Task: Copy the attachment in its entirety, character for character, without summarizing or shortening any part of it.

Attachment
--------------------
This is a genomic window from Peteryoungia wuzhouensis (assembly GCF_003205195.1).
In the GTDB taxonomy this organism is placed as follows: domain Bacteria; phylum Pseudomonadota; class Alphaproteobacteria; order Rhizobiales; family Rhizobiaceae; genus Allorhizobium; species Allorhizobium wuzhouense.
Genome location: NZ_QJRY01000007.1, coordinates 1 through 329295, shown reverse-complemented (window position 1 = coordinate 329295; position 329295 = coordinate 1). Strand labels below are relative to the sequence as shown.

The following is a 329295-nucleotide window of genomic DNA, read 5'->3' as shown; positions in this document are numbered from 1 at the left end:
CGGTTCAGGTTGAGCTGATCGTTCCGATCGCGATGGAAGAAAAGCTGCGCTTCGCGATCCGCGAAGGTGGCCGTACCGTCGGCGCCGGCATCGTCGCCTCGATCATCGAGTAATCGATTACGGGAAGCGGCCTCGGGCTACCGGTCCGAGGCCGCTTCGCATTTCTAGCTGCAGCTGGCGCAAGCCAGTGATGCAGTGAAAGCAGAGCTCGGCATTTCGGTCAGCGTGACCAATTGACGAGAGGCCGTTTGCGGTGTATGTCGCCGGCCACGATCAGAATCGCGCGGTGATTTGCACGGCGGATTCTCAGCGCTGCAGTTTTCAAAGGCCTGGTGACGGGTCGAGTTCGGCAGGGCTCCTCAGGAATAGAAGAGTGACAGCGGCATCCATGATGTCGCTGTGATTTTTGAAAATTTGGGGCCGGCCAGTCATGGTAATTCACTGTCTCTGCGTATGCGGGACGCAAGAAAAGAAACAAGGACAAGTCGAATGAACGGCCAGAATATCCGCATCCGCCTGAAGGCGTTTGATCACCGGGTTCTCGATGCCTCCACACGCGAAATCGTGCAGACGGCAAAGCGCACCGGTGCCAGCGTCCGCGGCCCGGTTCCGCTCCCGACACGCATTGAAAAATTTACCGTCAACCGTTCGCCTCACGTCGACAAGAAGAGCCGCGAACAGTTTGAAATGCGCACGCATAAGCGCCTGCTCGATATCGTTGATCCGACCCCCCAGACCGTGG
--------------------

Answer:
This is a genomic window from Peteryoungia wuzhouensis (assembly GCF_003205195.1).
In the GTDB taxonomy this organism is placed as follows: domain Bacteria; phylum Pseudomonadota; class Alphaproteobacteria; order Rhizobiales; family Rhizobiaceae; genus Allorhizobium; species Allorhizobium wuzhouense.
Genome location: NZ_QJRY01000007.1, coordinates 1 through 329295, shown reverse-complemented (window position 1 = coordinate 329295; position 329295 = coordinate 1). Strand labels below are relative to the sequence as shown.

The following is a 329295-nucleotide window of genomic DNA, read 5'->3' as shown; positions in this document are numbered from 1 at the left end:
CGGTTCAGGTTGAGCTGATCGTTCCGATCGCGATGGAAGAAAAGCTGCGCTTCGCGATCCGCGAAGGTGGCCGTACCGTCGGCGCCGGCATCGTCGCCTCGATCATCGAGTAATCGATTACGGGAAGCGGCCTCGGGCTACCGGTCCGAGGCCGCTTCGCATTTCTAGCTGCAGCTGGCGCAAGCCAGTGATGCAGTGAAAGCAGAGCTCGGCATTTCGGTCAGCGTGACCAATTGACGAGAGGCCGTTTGCGGTGTATGTCGCCGGCCACGATCAGAATCGCGCGGTGATTTGCACGGCGGATTCTCAGCGCTGCAGTTTTCAAAGGCCTGGTGACGGGTCGAGTTCGGCAGGGCTCCTCAGGAATAGAAGAGTGACAGCGGCATCCATGATGTCGCTGTGATTTTTGAAAATTTGGGGCCGGCCAGTCATGGTAATTCACTGTCTCTGCGTATGCGGGACGCAAGAAAAGAAACAAGGACAAGTCGAATGAACGGCCAGAATATCCGCATCCGCCTGAAGGCGTTTGATCACCGGGTTCTCGATGCCTCCACACGCGAAATCGTGCAGACGGCAAAGCGCACCGGTGCCAGCGTCCGCGGCCCGGTTCCGCTCCCGACACGCATTGAAAAATTTACCGTCAACCGTTCGCCTCACGTCGACAAGAAGAGCCGCGAACAGTTTGAAATGCGCACGCATAAGCGCCTGCTCGATATCGTTGATCCGACCCCCCAGACCGTGG